Reflections of a Master Mason
Written by Bro. H. W. Dowling, MM,
Presented as a lecture at the February 2002 meeting of
Hawkes Bay Research Lodge No. 305 by WBro D. G. Ellmers,
The original address was first published in the Transactions
of the Hawkes Bay Research Lodge No. 305 in Vol. 74
dated 5th. May 1958.
I am a Master Mason only. I hold no office in my Lodge
and, consequently, I feel a certain lack of confidence in
presenting a lecture in the presence of those Brethren who
have given many years to the study and practice of the Masonic
It is true, however, that Freemasonry does not present
itself in exactly the same manner to any two Mason, however
learned they are. Our symbols and formulas are aids to speculation
on the inner meanings of the ritualistic acts we perform
in Lodge, which are themselves aids to a better understanding
and knowledge of our duties in our inevitable journey from
the cradle to the grave.
Each Mason has probably a slightly different idea of what
our Craft is generally and what it means; in particular
to him. To one, the outer aspect is the most prominent and
the most important-the Lodge and its activities taking the
first place in his regard. To another, it is the inner meaning
of Freemasonry, the spirit that underlies all the outward
forms and ceremonies, which appeals most strongly. To yet
another, it is Masonry's symbolism which is the most attractive.
It is the spirit of fraternity and equality which undoubtedly
draws us together, but each one, according to his inclination,
is thereafter free to indulge his individual taste as to
the particular aspect of our observances to which he gives
the greatest attention.
Upon my initiation I was impressed by the ceremony and
the verbal beauty of the Charges delivered to me. I had
no understanding, at that time, of their hidden meaning.
While I was charged with the duty of making a daily advancement
in Masonic knowledge - no opportunity was afforded me of
study in preparation for my passing. The test questions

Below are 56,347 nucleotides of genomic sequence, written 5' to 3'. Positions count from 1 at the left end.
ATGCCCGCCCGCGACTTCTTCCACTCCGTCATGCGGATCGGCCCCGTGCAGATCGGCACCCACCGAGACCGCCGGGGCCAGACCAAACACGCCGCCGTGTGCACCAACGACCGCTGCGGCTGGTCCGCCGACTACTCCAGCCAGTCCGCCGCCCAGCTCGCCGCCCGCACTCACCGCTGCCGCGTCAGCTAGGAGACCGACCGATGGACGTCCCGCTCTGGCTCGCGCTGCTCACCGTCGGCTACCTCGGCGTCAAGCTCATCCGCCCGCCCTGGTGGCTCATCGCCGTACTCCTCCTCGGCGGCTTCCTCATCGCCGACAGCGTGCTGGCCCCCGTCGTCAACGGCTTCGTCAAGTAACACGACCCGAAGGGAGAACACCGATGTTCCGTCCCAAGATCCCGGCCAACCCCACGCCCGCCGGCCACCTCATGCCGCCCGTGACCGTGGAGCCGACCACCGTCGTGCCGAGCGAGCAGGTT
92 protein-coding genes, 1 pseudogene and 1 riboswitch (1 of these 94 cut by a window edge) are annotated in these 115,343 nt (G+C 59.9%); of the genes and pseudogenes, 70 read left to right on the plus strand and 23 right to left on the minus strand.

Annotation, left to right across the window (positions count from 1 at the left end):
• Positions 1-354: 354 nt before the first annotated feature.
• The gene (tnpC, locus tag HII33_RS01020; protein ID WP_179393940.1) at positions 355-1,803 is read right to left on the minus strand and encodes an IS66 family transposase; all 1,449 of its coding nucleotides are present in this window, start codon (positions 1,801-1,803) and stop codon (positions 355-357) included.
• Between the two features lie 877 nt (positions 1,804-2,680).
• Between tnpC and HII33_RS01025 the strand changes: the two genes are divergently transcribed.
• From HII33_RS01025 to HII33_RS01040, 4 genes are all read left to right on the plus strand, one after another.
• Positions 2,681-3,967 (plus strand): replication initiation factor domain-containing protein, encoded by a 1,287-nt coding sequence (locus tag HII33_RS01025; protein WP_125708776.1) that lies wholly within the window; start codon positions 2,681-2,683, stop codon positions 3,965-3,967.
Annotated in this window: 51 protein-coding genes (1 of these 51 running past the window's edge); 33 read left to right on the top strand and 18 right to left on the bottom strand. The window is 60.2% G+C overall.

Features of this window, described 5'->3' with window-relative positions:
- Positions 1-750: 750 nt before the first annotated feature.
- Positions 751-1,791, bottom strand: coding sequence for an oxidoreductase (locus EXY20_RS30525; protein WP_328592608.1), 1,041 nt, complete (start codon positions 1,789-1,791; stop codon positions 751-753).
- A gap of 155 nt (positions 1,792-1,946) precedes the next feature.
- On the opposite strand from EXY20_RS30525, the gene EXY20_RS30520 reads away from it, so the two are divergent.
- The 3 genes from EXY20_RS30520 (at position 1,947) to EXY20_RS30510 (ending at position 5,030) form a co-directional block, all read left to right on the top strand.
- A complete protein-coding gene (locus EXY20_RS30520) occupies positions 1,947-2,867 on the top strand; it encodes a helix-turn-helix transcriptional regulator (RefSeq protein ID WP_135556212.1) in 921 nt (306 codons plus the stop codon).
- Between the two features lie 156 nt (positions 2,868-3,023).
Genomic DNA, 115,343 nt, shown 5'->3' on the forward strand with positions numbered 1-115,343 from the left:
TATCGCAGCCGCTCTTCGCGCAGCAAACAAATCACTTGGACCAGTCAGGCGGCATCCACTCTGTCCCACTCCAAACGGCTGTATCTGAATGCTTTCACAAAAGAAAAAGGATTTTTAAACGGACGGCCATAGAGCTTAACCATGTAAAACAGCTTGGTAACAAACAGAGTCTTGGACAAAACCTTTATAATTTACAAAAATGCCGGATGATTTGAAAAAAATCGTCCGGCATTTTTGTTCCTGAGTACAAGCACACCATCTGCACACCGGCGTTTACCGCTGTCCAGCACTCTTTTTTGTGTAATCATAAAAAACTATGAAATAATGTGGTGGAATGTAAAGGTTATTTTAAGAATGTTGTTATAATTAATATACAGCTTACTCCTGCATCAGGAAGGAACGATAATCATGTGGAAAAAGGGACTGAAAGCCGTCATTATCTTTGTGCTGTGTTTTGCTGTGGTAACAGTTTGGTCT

of the First Degree were learnt but little understood and,
at the time, they appeared to be a somewhat empty form of
words. Whereas, closer study reveals certain profound truths
which may never become apparent unless the meaning is carefully
sought in the literature of the Craft.
In the South-East Charge of the Second Degree, the Fellowcraft
is exhorted to extend his researches into the hidden mysteries
of nature and science. In my view, Brethren, the words "hidden
mysteries" have a particular significance.
As our numbers are drawn from all walks of life, with different
trades, callings and professions and with different standards
of education and opportunity for study and the acquisition
of material knowledge, it seems to me that this charge cannot
mean that scientific principles and natural laws should
be investigated as a prerequisite for admission to the Third
Degree. Science and nature contain innumerable mysteries
hidden forever from the understanding of all but the most
In operative Masonry the hidden mysteries of nature and
science could well relate to the Fellowcraft's obligation
to study and become familiar with the principles of construction
and design of the mighty edifices upon which he and the
members of his Lodge were engaged and thus, by practical
work and active instruction, the Apprentice or Fellowcraft
would acquire the skill and knowledge qualifying him to
become a Journeyman or Master at his trade or occupation.